Brest cancer represents the most common cancer worldwide, being the second deadliest cancer in women. About 2.3 million women were diagnosed with breast cancer worldwide in 2020 and there were approximately 685,000 deaths due to breast cancer. There is no doubt about the importance of breast cancer screening. Several modalities of screening for breast cancer in women will be approached in this article.
Breast self-examination – there is no beneficial effect of regular breast self-examination, according to multiple studies, in relation to the rates of breast cancer diagnosis and breast cancer related death. On top of this, breast self-examination is associated with higher rates of breast biopsy for benign lesions(11).
Clinical breast examination – it is difficult to determine the effectiveness of the clinical breast examination, as it is considerably dependent on the clinician skills and has not been standardized. Clinical breast examination modestly improves the early detection of breast cancer as an adjunct to mammography(11). Several randomized trials that included both mammography and clinical breast examination showed that mammography detected approximately 90% of screen-detected cancers and clinical breast examination detected approximately 50%. The Canadian National Breast Screening Study compared the efficiency of careful clinical breast examination alone with clinical breast examination combined with mammography on breast cancer mortality in women in their 50s(12,13). After 13 and 25 years of follow-up, breast cancer mortality was the same in both groups, even though mammography found more breast cancers(13,14).
As medical science has evolved, breast tissue can be evaluated using imaging methods such as mammography, ultrasonography and magnetic resonance imaging (MRI).
Mammography represents the primary imaging technique used to detect suspicious lesions for breast cancer. This imaging method has been found to decrease the breast cancer related mortality(4). Mammography may detect evidence of cancer one and a half to four years before cancer becomes clinically obvious(4). The routine evaluation requires two sections: craniocaudal and mediolateral of each breast. The technique for the craniocaudal view consists of lifting and placing the breast on the plate and compressing the breast from above(5). In the mediolateral view, the breast is compressed from the side and the image created is from one side. Breast positioning has an extreme importance, as it can lead to a deficient image of interest area of the breast that causes the omission of the abnormal areas(5).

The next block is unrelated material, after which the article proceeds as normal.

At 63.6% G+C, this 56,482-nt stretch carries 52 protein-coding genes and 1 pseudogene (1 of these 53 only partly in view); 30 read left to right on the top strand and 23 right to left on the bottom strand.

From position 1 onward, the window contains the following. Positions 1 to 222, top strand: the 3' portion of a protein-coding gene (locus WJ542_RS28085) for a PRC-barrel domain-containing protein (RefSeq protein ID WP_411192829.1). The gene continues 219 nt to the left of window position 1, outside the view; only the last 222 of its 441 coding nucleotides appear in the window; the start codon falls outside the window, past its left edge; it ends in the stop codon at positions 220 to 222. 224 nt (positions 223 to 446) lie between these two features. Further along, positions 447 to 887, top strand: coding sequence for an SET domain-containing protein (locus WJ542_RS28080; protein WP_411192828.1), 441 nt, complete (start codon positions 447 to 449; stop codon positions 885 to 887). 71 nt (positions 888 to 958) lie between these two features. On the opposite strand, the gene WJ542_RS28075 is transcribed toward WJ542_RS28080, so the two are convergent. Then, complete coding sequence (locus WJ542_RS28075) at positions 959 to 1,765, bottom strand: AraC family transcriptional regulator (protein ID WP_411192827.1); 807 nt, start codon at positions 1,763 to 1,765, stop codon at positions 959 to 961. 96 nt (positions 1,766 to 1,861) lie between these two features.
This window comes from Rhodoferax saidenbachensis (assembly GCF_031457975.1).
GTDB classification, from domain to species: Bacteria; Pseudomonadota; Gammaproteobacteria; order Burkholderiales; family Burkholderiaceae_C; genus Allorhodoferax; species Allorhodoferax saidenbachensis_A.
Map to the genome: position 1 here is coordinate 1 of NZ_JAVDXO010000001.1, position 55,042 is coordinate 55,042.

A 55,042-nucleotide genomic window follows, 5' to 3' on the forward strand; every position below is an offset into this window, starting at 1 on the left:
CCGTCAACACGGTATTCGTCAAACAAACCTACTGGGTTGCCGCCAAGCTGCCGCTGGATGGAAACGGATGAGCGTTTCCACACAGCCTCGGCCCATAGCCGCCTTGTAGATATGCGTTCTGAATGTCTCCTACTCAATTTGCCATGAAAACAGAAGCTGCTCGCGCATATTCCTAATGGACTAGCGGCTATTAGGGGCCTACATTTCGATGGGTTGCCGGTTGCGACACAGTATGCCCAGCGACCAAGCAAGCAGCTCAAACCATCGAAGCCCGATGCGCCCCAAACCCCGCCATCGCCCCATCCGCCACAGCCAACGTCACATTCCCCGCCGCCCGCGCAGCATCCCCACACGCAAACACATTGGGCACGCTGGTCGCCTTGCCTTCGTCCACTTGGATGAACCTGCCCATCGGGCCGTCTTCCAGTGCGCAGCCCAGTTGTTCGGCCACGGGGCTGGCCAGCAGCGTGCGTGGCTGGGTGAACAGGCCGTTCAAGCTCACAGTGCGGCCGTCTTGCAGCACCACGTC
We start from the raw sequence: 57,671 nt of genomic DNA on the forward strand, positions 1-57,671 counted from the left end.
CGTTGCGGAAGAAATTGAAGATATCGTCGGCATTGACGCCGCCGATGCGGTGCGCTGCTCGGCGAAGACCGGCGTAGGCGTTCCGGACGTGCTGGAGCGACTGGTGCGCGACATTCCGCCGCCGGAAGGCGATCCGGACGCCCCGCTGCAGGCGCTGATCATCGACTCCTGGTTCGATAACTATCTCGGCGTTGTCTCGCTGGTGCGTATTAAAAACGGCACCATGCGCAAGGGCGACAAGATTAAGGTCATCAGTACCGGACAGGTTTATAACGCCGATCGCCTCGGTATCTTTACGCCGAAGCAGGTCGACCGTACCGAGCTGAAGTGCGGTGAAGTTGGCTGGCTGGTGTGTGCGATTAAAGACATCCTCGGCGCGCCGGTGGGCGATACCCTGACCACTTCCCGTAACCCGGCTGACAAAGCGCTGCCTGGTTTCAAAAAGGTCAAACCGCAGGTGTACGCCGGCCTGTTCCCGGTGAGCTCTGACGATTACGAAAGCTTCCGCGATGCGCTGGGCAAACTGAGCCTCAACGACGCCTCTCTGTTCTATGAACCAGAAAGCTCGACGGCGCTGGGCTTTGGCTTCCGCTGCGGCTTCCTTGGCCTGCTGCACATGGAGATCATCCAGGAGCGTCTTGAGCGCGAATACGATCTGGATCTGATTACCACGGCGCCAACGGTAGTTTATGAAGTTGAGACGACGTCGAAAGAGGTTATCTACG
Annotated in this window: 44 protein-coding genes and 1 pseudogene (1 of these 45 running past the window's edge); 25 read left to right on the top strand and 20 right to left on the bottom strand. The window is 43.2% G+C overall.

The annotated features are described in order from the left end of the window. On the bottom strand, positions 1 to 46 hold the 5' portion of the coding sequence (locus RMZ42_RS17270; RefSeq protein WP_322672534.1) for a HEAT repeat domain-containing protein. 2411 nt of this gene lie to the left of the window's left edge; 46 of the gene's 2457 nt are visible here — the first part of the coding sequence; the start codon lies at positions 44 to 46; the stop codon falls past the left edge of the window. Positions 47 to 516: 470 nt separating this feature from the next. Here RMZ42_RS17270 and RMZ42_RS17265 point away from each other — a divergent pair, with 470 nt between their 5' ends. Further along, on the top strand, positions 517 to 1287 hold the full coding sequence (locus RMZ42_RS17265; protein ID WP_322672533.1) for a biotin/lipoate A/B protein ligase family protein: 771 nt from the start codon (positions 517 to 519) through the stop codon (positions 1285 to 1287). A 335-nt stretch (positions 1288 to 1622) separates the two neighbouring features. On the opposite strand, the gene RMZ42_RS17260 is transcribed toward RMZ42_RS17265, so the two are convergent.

Tomosynthesis – digital breast tomosynthesis represents an adjustment of digital mammography, using a moving X-ray source and a digital detector that provides 3D images. It has been approved in the United States of America for breast cancer screening(10).
Breast ultrasonography is not recommended as screening for average-risk women. Breast ultrasonography was not proven to be a screening strategy that reduces breast cancer mortality in the average-risk population(6). It can be recommended as an additional imaging investigation to mammography in women with increased breast density. Ultrasonography is frequently used for patients with visible abnormalities detected on a screening mammography to clarify the presence of a potential lesion(6).
Screening magnetic resonance imaging is not recommended for average-risk women, according to supplemental screening MRI guidelines from the American Cancer Society(7). MRI is an important tool when it comes to diagnosis and evaluation of breast cancer(1). It represents an imaging technology that can detect the location and the local chemical conditions of protons. MRI can be used in association with contrast agents that improve the contrast between the normal and the pathological tissue(2,3).
Effectiveness of imaging for patients with breast augmentation
Complications of reconstructive or esthetic breast surgery are important considerations for women seeking these options. They must follow a proper approach for breast cancer screening and for other complications that can occur regarding the post-augmentation status.